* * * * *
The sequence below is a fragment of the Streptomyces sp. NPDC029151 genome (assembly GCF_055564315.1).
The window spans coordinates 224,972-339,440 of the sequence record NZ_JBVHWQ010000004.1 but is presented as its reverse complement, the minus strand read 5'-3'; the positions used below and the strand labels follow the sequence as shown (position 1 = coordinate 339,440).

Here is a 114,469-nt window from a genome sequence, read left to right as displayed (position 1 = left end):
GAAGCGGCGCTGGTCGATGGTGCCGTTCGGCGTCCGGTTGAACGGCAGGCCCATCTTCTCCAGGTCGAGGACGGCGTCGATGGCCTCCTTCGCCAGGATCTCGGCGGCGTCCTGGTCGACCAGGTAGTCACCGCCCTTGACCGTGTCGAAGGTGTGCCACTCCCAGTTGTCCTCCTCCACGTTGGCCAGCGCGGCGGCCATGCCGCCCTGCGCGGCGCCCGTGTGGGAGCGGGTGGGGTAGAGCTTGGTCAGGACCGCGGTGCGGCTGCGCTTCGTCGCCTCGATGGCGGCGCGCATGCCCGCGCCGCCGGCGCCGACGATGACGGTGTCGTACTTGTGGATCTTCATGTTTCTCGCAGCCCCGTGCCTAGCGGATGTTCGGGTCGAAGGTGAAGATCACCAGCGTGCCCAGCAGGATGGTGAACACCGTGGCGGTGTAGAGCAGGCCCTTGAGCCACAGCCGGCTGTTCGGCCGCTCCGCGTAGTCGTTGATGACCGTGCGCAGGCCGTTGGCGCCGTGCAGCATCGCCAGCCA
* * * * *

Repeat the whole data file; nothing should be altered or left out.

The sequence below is a fragment of the Streptomyces sp. NPDC029151 genome (assembly GCF_055564315.1).
The window spans coordinates 224,972-339,440 of the sequence record NZ_JBVHWQ010000004.1 but is presented as its reverse complement, the minus strand read 5'-3'; the positions used below and the strand labels follow the sequence as shown (position 1 = coordinate 339,440).

Here is a 114,469-nt window from a genome sequence, read left to right as displayed (position 1 = left end):
GAAGCGGCGCTGGTCGATGGTGCCGTTCGGCGTCCGGTTGAACGGCAGGCCCATCTTCTCCAGGTCGAGGACGGCGTCGATGGCCTCCTTCGCCAGGATCTCGGCGGCGTCCTGGTCGACCAGGTAGTCACCGCCCTTGACCGTGTCGAAGGTGTGCCACTCCCAGTTGTCCTCCTCCACGTTGGCCAGCGCGGCGGCCATGCCGCCCTGCGCGGCGCCCGTGTGGGAGCGGGTGGGGTAGAGCTTGGTCAGGACCGCGGTGCGGCTGCGCTTCGTCGCCTCGATGGCGGCGCGCATGCCCGCGCCGCCGGCGCCGACGATGACGGTGTCGTACTTGTGGATCTTCATGTTTCTCGCAGCCCCGTGCCTAGCGGATGTTCGGGTCGAAGGTGAAGATCACCAGCGTGCCCAGCAGGATGGTGAACACCGTGGCGGTGTAGAGCAGGCCCTTGAGCCACAGCCGGCTGTTCGGCCGCTCCGCGTAGTCGTTGATGACCGTGCGCAGGCCGTTGGCGCCGTGCAGCATCGCCAGCCA